TAMPA — The standoff between rideshare company Uber and local regulators isn't going away any time soon.
The Hillsborough Public Transportation Commission voted Wednesday to continue ticketing Uber drivers — despite a circuit judge's recent refusal to shut down the company.
The PTC has already conducted dozens of sting operations to ensnare the company and its more than 2,000 drivers operating around the Tampa Bay area.
The PTC tried but failed to get an injunction from a Hillsborough circuit judge to halt Uber's operations. The commission plans to appeal that ruling, but in the meantime, the PTC said there's nothing in the judge's order that prevents it from continuing to issue tickets.
Both Uber and its competitor Lyft are also seeking to overturn those tickets in the 2nd District Court of Appeal.
The PTC, which governs for-hire vehicles, contends that the rideshare companies are in violation of local laws requiring certain permitting, licensing and insurance.
About 25 Uber drivers gathered outside Wednesday's PTC meeting to protest the commission and its actions, calling the continued ticketing one more example of the agency's "scare tactics."
"Their main motive is to get rid of us so we can no longer compete with the cab monopolies that keep them in business," said Tsegai Tadesse, an Uber driver and former cabdriver of Tampa.
"People here like Uber. They like the convenience. But the PTC refuses to recognize that."
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Not much has changed in the 16 months since Uber started operating in Tampa Bay.
Tickets have been issued, legislation filed and lawsuits appealed, but no compromise has been reached.
The $40 billion San Francisco company continues to connect drivers with riders throughout the county, touting more than 1 million rides in the first year, and regulators continue to demand the company follows their rules or get out of town.
Uber argues that it is a technology company — not a transportation company — and refuses to comply with local laws mandating that vehicles for hire maintain certain permits, licenses and insurance. Yet the circuit judge who denied the PTC's request for an injunction was perplexed that the county has yet to create a new category for transportation network companies that would allow it to regulate rideshares like Uber.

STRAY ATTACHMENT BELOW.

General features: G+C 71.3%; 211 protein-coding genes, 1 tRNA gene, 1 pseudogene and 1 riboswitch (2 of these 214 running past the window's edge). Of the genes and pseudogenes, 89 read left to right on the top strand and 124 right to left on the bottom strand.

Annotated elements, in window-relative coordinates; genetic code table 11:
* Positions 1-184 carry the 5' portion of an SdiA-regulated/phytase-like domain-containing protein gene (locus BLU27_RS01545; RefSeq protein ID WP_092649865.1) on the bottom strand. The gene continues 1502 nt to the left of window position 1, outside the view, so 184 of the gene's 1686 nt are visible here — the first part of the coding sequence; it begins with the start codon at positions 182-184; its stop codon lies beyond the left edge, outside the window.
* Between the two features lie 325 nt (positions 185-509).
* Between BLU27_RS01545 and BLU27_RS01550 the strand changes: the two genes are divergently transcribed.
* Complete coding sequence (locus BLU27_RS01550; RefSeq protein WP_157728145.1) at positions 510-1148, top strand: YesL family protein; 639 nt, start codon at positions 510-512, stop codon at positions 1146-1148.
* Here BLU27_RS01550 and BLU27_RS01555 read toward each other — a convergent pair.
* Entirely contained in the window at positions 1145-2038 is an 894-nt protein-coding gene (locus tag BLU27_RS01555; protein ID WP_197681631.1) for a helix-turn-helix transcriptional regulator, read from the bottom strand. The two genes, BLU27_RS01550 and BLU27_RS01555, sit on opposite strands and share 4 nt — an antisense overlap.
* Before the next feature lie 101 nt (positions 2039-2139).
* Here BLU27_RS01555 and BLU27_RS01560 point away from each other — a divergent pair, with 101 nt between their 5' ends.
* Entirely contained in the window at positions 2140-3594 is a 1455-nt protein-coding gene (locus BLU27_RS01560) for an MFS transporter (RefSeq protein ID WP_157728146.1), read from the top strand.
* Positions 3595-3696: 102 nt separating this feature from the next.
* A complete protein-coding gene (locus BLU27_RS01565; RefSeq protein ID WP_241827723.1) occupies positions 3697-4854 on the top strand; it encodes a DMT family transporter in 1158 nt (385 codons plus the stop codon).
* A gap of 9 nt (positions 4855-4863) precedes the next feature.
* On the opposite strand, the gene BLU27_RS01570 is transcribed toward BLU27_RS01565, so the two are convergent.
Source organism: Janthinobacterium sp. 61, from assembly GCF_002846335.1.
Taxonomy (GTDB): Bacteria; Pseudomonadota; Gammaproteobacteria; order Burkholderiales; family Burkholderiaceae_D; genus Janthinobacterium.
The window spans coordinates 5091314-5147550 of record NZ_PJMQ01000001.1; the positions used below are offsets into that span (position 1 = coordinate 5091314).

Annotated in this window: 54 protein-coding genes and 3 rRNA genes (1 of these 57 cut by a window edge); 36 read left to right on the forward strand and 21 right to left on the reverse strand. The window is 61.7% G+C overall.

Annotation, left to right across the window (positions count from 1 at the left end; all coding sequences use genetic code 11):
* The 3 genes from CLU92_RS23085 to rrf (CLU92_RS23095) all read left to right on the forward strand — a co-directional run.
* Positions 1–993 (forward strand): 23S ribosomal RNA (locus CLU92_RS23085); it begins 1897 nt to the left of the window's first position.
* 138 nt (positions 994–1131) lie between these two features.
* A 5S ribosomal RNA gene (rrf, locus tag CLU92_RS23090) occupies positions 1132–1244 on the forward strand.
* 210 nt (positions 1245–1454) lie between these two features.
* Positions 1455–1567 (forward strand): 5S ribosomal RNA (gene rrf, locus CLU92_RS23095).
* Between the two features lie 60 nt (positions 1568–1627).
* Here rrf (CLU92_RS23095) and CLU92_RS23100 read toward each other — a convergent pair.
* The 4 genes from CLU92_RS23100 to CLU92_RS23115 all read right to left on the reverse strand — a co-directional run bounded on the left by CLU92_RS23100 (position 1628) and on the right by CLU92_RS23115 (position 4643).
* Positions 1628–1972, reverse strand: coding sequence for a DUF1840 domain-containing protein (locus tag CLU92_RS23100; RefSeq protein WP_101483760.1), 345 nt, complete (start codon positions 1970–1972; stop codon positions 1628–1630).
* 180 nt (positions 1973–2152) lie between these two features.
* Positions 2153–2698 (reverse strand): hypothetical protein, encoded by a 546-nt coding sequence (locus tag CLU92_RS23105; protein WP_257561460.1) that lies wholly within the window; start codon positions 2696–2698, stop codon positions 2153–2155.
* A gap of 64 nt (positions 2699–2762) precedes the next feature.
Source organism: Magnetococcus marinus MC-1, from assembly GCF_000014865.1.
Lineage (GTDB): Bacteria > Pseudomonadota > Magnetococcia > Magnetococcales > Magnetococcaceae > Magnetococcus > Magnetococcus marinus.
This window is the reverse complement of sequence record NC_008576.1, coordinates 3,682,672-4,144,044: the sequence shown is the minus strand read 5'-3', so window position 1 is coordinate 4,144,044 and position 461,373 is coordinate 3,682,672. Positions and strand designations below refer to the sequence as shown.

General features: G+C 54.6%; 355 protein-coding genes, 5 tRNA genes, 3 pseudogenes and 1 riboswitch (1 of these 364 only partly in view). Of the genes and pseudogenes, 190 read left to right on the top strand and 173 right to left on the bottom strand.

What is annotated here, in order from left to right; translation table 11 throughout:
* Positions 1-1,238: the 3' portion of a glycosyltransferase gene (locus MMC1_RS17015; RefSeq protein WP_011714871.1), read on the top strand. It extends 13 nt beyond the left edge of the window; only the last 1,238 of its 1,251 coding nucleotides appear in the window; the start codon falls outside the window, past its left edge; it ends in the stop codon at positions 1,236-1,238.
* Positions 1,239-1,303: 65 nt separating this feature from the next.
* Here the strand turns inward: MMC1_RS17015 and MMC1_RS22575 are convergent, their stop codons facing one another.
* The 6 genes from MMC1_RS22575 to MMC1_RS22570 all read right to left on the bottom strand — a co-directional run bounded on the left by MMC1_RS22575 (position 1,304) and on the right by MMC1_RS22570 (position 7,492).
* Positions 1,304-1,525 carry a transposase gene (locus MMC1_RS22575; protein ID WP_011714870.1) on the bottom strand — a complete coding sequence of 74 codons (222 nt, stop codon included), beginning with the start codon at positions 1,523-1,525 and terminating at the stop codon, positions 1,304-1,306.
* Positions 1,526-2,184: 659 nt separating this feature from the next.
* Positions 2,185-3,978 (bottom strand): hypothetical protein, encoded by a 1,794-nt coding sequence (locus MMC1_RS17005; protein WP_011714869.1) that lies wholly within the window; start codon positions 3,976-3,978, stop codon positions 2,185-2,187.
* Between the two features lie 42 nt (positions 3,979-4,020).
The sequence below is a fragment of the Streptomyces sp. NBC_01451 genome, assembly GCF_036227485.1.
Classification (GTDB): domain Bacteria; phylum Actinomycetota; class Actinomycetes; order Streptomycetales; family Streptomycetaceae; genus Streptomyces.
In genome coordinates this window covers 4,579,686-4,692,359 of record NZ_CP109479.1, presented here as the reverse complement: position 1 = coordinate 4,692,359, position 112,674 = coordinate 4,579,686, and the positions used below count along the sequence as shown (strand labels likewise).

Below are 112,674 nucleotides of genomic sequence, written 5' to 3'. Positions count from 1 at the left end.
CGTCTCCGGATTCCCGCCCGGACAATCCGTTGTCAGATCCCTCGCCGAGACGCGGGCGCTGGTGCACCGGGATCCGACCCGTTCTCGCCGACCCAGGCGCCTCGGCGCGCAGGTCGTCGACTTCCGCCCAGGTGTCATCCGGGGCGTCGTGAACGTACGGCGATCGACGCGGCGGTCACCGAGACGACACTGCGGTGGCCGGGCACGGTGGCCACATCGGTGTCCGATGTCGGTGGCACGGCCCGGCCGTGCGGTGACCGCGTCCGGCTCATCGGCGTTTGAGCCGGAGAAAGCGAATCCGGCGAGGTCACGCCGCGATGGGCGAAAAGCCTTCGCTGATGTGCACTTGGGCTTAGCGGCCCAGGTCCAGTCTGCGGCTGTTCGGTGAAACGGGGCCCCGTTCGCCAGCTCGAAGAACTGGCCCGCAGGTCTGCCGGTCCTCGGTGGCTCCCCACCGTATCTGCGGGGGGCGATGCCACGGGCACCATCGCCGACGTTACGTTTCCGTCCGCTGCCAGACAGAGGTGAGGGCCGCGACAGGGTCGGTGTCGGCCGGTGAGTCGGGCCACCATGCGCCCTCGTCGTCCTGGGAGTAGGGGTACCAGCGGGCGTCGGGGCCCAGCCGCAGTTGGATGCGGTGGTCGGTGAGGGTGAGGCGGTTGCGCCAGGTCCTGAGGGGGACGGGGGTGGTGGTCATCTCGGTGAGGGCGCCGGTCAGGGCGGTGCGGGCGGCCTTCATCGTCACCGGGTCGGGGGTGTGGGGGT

Other cities have had more success. In New York City and Columbus, Ohio, drivers must submit to FBI Level II background checks, complete with fingerprinting. Portland created a 120-day pilot program for the company, scheduled to end this month, in which drivers have to pass city-approved background checks and obtain a business license.
More than 20 states have passed legislation pertaining to ridesharing, but the Florida Legislature failed to take similar action during its last session.
After a year-and-a-half standstill in Tampa Bay, it's still unclear how things will shake out for Uber in Hillsborough. Drivers have not faced similar backlash in Pinellas and Pasco, which lack local regulating agencies like the PTC.
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Both taxi companies and rideshares need to make changes in how they operate in Hillsborough County, said PTC Chairman and County Commissioner Victor Crist.
He berated Uber representatives Wednesday for not being present at workshops designed to create rules for the company to operate legally.
"You're doing it in other markets," he said. "The fact that you're refusing to do it here but you're doing it there is unacceptable."
Crist also called out the cab companies. He said they cannot use their monopoly as an excuse for providing poor service and cited a taxi ride he took last week.
"They were late, the cab smelled like puke," Crist said, "and the driver had no personality."
Uber spokesman Bill Gibbons said the company is disappointed in the PTC's decision to continue issuing tickets, calling it a form of continued harassment and intimidation.
"Rather than heed the judge's direction in his ruling and work with ridesharing companies on a constructive path forward, the PTC doubled down on its efforts to force Uber out of Hillsborough County," Gibbons wrote in an email.
The board asked executive director Kyle Cockream to come up with parameters for regulating a new category of for-hire vehicles and present them at next month's meeting.
News researcher John Martin contributed to this report. Contact Caitlin Johnston at firstname.lastname@example.org or (813) 226-3401. Follow @cljohnst.